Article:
Field Guide To Freshman Year
Freshman year can be terrifying. But it can also be exciting, new, fun and could be the beginning of the best four years of your life.
As I round out my freshman year, I thought it would be helpful to share a little about what I’ve learned. Hopefully, this guide will make your transition to college life a bit easier.
A lot of people arrive at college having never shared a bedroom, so some freshmen could use a reminder of basic roommate courtesy.
First, try to keep the dorm room, or at least your side of it, clean.
Second, communicate! I’ve found a lot of the conflicts between roommates could easily be avoided if there were simply a bit of communication between the two.
Get a rough idea of your roommate’s schedule. If you know when your roommate plans to get ready in the morning, for example, that will help you both to be able to better share the bathroom, if necessary. If you like it a bit cooler at night, talk to your roommate about it rather than just turning the A/C down.
I’ll end this roommate discussion with this Golden Rule: Do unto others what you’d want to be done to you.
Everyone’s financial situation differs, but no one wants to waste money, no matter their level of financial comfort.
Here at Angelo State University, the options for on-campus dining are the Caf, the University Center and Roscoe’s Den. You’ll come across plenty of people who will get tired of these places and will complain, and you might be one of them.
While there are lots of good off-campus options around San Angelo, something to keep in mind is that you pay for on-campus dining, whether you eat it or not. You pay for it with your housing and tuition if you have a meal plan, so if you choose not to use your meal plan or your Ram Points, that’s basically food you’ve already paid for that you didn’t eat.
It sounds pretty silly when phrased like that, right? Also, there are no rollover Ram Points, so if you don’t use them all by the end of the semester, that’s just money down the drain.
The best piece of advice I can give for this one is GO TO CLASS.
You’ll have days when you wake up for that 8 a.m. Monday class on a chilly morning and you’ll be tempted to just roll over and skip class.
Trust me, you say you won’t, but that day will come. I highly recommend avoiding the urge to skip class. What you’ll find is when you’re in class, even when you really don’t want to be there, you still retain some information. Not to mention, most professors at Angelo State take attendance. That is probably the opposite of what you’ve been told and what you were expecting, but now you know.
There are rules for absences. For example, if it is a Monday-Wednesday-Friday class, your professor will likely give you a set number of absences before taking your overall grade down, often five points for each additional absence.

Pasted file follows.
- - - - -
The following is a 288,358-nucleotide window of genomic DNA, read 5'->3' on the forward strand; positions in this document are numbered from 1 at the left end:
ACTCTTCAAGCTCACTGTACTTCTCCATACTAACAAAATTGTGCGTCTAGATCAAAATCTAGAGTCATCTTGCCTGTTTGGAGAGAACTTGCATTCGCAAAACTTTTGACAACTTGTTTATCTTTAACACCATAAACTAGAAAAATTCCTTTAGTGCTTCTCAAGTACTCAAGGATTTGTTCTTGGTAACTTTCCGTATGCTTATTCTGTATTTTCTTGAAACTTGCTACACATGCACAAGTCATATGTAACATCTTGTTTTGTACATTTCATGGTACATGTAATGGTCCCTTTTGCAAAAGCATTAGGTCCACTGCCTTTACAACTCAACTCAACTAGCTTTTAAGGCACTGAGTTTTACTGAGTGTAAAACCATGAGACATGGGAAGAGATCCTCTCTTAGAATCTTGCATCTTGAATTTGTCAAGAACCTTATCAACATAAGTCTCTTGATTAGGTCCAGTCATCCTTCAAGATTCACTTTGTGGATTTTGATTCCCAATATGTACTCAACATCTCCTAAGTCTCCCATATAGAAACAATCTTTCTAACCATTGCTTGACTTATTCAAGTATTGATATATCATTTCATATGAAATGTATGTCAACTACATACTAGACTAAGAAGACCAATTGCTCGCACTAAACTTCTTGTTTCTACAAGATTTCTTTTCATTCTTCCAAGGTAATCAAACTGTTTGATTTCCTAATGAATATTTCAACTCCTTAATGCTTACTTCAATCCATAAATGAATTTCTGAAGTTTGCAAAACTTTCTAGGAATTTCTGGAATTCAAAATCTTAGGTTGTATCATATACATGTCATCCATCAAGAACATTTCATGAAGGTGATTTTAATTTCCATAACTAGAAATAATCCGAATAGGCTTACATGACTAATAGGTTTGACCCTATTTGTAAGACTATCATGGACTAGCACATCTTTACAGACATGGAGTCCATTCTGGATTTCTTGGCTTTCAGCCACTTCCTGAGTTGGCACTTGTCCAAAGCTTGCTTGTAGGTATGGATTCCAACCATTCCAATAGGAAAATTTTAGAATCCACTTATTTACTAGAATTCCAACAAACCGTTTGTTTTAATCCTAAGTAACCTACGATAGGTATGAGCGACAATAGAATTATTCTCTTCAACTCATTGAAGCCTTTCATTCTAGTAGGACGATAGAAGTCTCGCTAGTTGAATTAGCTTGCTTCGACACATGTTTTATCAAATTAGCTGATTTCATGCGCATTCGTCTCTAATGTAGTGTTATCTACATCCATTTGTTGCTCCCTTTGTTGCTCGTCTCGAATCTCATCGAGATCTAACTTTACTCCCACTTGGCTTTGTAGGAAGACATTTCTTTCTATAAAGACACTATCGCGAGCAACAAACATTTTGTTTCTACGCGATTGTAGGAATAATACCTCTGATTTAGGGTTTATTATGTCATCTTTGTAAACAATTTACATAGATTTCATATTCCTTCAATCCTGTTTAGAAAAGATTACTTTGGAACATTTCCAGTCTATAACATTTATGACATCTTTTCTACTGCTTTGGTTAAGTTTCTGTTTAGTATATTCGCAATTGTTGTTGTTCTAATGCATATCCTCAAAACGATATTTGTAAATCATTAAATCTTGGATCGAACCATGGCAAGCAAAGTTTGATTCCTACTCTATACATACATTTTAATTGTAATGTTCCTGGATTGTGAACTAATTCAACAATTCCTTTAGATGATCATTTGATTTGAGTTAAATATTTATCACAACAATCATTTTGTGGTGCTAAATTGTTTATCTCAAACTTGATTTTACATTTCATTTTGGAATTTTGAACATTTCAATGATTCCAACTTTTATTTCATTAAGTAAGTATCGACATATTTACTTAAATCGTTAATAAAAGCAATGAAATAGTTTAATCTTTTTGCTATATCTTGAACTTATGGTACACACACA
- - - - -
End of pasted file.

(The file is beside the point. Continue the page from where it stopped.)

There will be days you are sick or otherwise actually have to miss class for an important reason, because life happens. So save your absences for those days when you will need them. Going to class is half the battle of being a successful college student.
Also, get in the habit of checking your ASU student email. Tons of useful information arrives through your school email, including class cancellations, Blackboard notifications, weather updates, events that are happening around campus, and much more.
One other very important tip: Try your best to develop personal relationships with your professors. The truth of the matter is that you will be a lot more likely to do well in a class if a professor likes you or at least knows you care.
ASU has tons of organizations and student groups that are a great way to make friends and get involved.
I joined a fraternity here, and it was one of the best decisions I’ve made. That being said, I know Greek Life is not for everybody. There is, however, an organization, a club or an activity for everybody to further get involved.
So get out there, don’t be afraid to talk to people and to try new things. There will be plenty of time after college for going through the motions, caught in a boring routine when we enter adulthood. Now is the time to be outgoing! Be a “Yes Man” like Jim Carrey and try something you maybe normally wouldn’t — who knows where it will take you.
Many students have to work while going to school and, if you are one of them, one thing I recommend is to try to get a job on campus.
A big benefit of working on campus is the convenience, since it is located where you go to school and probably close to where you live. Also, school employers cannot ask you to work more than 20 hours a week, so you have time for school, homework and fun. On-campus jobs also will keep academics as your first priority, as it should be during this time.
There is, however, nothing wrong with getting a job off campus. I know plenty of people who do and manage it along with everything else just fine.
This one could greatly differ depending on the person or specific situation. Some people come to college with a significant other, some hope to meet that person here, and some people just don’t care. But I’m here to say, yes, dating is great and everyone should do it.
But don’t let it consume your life and all your time. Remember the reason you’re here: to get an education and better YOURSELF. It’s great to have someone with you along the way, but if you don’t, it’s OK! We all need to learn how to be on our own, just as much as we need to learn how to function in a healthy relationship.
No matter what I tell you, you’ll learn the most from your own experiences of freshman year and college in general.
Just remember to try new things. It’s OK to make mistakes, just learn from them when they happen. These next four years can potentially mold you into the person you’ll become for the rest of your life. But no pressure. Good luck, and Go Rams!